San Bernardino City Bankruptcy is pleased to bring you the 8th in our series of online interviews with candidates running for Mayor of San Bernardino this November.
Today’s interview is with San Bernardino City Councilman Rikke Van Johnson who represents San Bernardino’s 6th Ward.
This is also the final interview of the series as three of the candidates for mayor (Richard Castro, Carey Davis and Matthew Korner) did not respond to our online interview request by returning answers to our questions.
If you’ve missed any of the previous mayoral candidate interviews, they have been all archived on the Mayor’s Race page.
And now our interview with Mayoral Candidate and City Councilman Rikke Van Johnson.
Councilman, thank you for your time today.
Councilman Johnson thank you for your time today.
You were first elected to the San Bernardino City Council in 2003, then re-elected in 2007 and 2011. During that time what were some of your major concerns about how the City was managing its finances?
My major concern was the utilization of reserve funds to support the general fund. When I first entered into office in 2004 San Bernardino had a reserve fund balance of over $12 million dollars. The reserve fund balance was reduced to zero dollars by 2010.
What steps did you attempt to take to correct these problems that would eventually lead to the City of San Bernardino declaring bankruptcy?
Utilization of the reserve funds to support demands by director of departments I could not support, but I was just one vote. However, during the economic downturn in our economy the reserve funds became the only place to go for funds to aid the City’s general fund predicament.
Few cities were hurt by the housing crisis to the same extent as San Bernardino, where the median home value declined by 57.6% between 2007 and 2011 from $327,000 to just $147,000. This decline is more than any other large city in the United States. By the end of 2012, almost 4.4% of homes in San Bernardino were in foreclosure, among the highest rates for all large cities.
Along with the massive loss in home values, unemployment rates have skyrocketed to the third-highest in the country among the largest cities. The unemployment rate reached 17.6%, nearly double the U.S. rate and almost 10 percentage points higher than the city’s annual rate in 2007.
In 2006 San Bernardino generated $36,753,095 in sales tax revenue. In 2013 sales tax plummeted to $20,111,523. In August of 2012, declining home values, declining sales tax and rising employee retirement costs forced the city to file for bankruptcy.
At the Budget Meeting on August 23, 2010 we were told by the City Treasurer that we could no longer use gimmicks to balance the budget. The City Manager stated that we were headed towards bankruptcy if we continued down this path without taking measures to prevent that disaster and brought forth recommendations to change our course.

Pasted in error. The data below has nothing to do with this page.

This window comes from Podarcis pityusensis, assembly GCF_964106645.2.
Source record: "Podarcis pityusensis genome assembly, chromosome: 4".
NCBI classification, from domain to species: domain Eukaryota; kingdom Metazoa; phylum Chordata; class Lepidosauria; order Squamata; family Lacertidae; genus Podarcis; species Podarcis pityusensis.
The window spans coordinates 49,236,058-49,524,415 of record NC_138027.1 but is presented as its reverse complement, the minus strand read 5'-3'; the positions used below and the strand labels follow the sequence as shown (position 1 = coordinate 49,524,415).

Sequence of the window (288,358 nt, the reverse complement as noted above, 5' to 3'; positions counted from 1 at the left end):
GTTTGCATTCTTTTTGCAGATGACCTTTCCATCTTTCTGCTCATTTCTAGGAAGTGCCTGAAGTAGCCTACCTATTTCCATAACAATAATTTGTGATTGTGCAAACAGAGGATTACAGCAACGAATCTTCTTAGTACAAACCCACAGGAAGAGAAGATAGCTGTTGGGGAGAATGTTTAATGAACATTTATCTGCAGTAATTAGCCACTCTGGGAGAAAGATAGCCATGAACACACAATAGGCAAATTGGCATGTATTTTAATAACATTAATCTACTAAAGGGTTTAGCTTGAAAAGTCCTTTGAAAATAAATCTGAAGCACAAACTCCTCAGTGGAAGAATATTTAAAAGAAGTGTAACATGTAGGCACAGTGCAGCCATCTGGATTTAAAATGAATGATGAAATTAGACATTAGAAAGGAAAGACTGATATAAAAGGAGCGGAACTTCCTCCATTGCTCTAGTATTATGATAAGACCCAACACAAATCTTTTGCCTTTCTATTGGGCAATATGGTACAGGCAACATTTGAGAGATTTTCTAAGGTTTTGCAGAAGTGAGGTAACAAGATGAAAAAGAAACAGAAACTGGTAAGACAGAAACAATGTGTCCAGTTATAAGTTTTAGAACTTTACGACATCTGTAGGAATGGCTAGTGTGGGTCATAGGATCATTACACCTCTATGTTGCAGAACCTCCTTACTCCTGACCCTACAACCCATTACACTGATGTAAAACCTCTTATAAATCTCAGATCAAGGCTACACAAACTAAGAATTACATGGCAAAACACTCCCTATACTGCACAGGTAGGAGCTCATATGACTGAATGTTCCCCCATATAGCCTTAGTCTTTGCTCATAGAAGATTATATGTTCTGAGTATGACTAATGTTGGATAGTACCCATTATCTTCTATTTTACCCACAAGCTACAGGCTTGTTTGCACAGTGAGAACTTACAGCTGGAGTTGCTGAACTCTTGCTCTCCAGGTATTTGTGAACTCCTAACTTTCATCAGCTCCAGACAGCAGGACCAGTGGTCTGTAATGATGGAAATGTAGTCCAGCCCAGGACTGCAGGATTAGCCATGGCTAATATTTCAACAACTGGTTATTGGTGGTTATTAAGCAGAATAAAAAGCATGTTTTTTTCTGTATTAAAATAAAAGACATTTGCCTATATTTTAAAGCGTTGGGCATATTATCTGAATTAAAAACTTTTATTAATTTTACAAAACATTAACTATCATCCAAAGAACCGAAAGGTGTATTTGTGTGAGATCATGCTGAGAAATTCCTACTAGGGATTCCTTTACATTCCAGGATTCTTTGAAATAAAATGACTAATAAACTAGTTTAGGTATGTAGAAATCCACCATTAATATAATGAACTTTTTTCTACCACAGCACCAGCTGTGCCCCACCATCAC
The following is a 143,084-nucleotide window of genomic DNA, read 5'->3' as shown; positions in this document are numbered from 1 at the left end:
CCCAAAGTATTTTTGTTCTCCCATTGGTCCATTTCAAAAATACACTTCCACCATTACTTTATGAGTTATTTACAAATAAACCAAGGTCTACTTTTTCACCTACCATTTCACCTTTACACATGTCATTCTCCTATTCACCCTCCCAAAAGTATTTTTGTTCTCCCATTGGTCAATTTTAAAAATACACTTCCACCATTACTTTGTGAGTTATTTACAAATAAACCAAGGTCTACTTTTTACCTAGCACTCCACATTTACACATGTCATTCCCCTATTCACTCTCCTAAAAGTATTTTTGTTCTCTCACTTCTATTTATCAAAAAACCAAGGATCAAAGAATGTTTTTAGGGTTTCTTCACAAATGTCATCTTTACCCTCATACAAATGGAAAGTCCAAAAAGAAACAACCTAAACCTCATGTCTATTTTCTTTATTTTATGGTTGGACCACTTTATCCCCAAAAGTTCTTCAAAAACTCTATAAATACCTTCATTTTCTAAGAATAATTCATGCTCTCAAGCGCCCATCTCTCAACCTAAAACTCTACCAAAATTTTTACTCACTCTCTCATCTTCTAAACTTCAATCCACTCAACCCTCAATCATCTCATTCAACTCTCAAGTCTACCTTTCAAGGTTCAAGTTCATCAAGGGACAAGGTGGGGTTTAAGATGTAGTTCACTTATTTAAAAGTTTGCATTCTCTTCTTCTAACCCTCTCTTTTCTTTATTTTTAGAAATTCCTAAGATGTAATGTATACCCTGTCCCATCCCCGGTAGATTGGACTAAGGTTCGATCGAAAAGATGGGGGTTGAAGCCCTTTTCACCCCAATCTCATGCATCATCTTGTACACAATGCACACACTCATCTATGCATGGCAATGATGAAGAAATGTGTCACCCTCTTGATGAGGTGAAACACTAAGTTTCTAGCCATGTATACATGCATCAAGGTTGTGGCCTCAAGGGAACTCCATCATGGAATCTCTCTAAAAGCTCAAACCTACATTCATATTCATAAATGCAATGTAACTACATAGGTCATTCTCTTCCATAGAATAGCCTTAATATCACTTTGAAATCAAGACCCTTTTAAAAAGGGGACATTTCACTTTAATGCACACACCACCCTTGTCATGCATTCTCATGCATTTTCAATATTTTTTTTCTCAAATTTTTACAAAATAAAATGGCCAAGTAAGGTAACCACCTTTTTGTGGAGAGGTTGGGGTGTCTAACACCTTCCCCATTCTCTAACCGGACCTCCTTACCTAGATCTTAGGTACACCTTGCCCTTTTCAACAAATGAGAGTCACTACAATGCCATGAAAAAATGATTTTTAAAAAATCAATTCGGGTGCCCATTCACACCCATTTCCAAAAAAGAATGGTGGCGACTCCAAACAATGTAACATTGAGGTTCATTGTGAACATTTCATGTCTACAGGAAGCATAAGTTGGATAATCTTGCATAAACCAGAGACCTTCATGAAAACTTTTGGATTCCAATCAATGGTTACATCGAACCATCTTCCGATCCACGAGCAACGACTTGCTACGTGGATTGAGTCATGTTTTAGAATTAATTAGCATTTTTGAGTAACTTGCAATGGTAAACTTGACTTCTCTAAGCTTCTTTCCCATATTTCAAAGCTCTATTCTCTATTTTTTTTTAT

Some policy makers said he was using ‘scare tactics’ by stating that we were heading into bankruptcy. I attempted to work on changing the course we were heading on. The votes were not there to alter the direction that we were on.
Last summer when the City suddenly declared bankruptcy, how did you vote on this action and why?
This action to declare bankruptcy was not sudden. Because we did not take preventive action to avert fiscal decline in August of 2010, the City’s financial condition to declare bankruptcy could not be avoided.
All remedies to forestall the inevitable had been exhausted. I voted yes because in the summer of 2012 our City did not have adequate funds in place to pay for the day-to-day operations and pay our creditors.
What were your top priorities as a Councilmember prior to bankruptcy?
As Councilman some of my priorities were bringing jobs into our City and into the 6th Ward, like Hewlett-Packard, Dollar Tree Corporation and FedEx – all Fortune 500 Companies.
Another priority was to bring quality senior housing into our community. The Magnolia at Highlands Senior Apartment Complex has multiple amenities making it the best senior complex in the city. Still another priority was strategically improving the infrastructure in the 6th Ward.
How has the bankruptcy affected your pursuit of those civic goals?
As we enter into the Plan for Adjustment of Debts phase of Chapter 9 municipality bankruptcy that becomes the priority and all of the goals that I have as a Councilmember have to be focused in that direction.
After San Bernardino exits bankruptcy, what policies need to be changed or implemented to ensure that a financial crisis like this does not happen to our City again?